Q: What is an issue that deserves more attention than it has received from candidates during the election cycle?
A: Criminal justice reform
With any policy, we must ask “Is our current strategy producing the results we want?” When that answer is no, we have to change course. Unfortunately, in politics, this practice is almost completely ignored.
One topic which is always “off the table” in political discussions is the criminal justice system. Despite its undeniable failures, we continue down the same path, unwavering in our blind support for the status quo.
As a nation, we spent $68 billion in 2010 on our prison system; $1.3 billion of that in North Carolina. In 2009, NC had over 41,000 people in prison and is expected to be almost 10,000 inmates above max capacity by 2016. Further, according to the Bureau of Justice Statistics (BJS), half of prisoners released this year are expected to be back in prison in three years.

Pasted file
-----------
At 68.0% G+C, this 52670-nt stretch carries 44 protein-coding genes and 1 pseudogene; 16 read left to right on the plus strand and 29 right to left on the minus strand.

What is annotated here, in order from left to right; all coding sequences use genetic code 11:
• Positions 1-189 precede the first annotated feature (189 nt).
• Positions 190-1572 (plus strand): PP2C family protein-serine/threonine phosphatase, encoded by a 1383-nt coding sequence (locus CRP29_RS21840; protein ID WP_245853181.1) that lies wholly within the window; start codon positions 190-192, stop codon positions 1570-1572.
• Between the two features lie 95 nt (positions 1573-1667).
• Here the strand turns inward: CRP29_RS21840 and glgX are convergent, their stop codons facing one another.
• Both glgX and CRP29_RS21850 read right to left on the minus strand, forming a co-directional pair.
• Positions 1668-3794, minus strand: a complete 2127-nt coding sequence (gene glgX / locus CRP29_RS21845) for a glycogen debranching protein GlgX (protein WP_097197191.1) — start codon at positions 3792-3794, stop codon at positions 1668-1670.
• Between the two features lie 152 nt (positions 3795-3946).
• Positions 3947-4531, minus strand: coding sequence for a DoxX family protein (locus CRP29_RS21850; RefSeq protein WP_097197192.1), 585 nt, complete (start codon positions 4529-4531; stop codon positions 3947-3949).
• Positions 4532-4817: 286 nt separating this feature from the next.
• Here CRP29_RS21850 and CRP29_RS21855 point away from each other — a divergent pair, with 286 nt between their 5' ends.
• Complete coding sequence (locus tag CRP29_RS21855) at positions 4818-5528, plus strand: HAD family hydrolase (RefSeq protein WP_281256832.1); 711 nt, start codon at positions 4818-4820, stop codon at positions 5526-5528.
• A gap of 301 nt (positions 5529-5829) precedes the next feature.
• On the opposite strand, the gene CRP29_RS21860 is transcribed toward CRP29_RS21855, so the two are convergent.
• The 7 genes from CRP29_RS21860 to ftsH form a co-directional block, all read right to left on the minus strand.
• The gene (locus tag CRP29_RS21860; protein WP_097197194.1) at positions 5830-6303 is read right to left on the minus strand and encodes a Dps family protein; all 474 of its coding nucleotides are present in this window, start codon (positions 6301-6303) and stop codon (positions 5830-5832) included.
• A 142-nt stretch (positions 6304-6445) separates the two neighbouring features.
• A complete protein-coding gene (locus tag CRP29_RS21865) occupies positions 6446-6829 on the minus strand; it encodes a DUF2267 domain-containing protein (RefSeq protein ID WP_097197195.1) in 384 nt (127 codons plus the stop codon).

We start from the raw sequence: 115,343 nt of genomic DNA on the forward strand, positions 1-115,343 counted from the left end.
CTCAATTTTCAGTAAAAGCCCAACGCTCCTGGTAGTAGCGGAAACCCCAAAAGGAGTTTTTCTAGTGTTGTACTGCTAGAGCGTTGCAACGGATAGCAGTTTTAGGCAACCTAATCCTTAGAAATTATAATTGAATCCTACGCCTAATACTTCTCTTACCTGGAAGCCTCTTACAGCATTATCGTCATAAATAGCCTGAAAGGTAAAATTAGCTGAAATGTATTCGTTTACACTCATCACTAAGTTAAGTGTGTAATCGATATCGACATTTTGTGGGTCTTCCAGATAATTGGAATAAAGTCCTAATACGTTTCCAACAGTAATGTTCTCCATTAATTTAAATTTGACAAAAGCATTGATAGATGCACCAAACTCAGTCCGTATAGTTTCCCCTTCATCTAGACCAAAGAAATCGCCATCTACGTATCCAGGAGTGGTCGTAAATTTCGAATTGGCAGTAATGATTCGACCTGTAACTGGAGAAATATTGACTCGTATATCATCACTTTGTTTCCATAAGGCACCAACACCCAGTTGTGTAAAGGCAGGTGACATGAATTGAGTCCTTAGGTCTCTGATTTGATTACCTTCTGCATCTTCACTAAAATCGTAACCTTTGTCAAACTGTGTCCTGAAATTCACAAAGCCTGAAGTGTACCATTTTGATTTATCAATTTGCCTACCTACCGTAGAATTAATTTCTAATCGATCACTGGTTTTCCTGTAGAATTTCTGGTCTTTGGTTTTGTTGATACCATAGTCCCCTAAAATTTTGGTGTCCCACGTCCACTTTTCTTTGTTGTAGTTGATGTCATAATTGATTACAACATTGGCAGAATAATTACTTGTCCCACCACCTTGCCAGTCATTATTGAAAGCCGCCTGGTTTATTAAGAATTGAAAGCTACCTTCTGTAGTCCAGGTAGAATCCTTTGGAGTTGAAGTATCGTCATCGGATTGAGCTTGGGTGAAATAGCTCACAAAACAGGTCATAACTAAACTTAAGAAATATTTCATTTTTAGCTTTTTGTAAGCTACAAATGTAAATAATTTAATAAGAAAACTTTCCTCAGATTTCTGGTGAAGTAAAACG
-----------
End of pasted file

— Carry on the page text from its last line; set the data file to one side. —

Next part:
Due to our “get tough” stance on non-violent drug crimes, we are getting soft on serious crimes like murder, robbery and assault. According to the BJS only 37% of violent offenders served their full sentence. The justice system is also inherently biased: more than 60% of people in prison now are racial and ethnic minorities. Most of these failures can be traced to the War on Drugs, a $1.5 trillion dollar failed policy which has had zero impact on drug addiction but has dramatically increased violence through prohibition.
In NC, there are 156 people on death row but 140 death row prisoners nationwide have been exonerated of their crimes and released. Without a doubt, innocent people have been executed.
These are all serious issues being ignored so that politicians can look “tough on crime.” We must end the War on Drugs, the death penalty and focus our justice system on rehabilitation.
This is a response to a question about whether there is a moral obligation to vote, asked by Everything Questioned. Check back Friday to see who wrote this response, find more views at EQ's homepage, and share your thoughts through comments or by submitting a 300-word response to Austin Baird.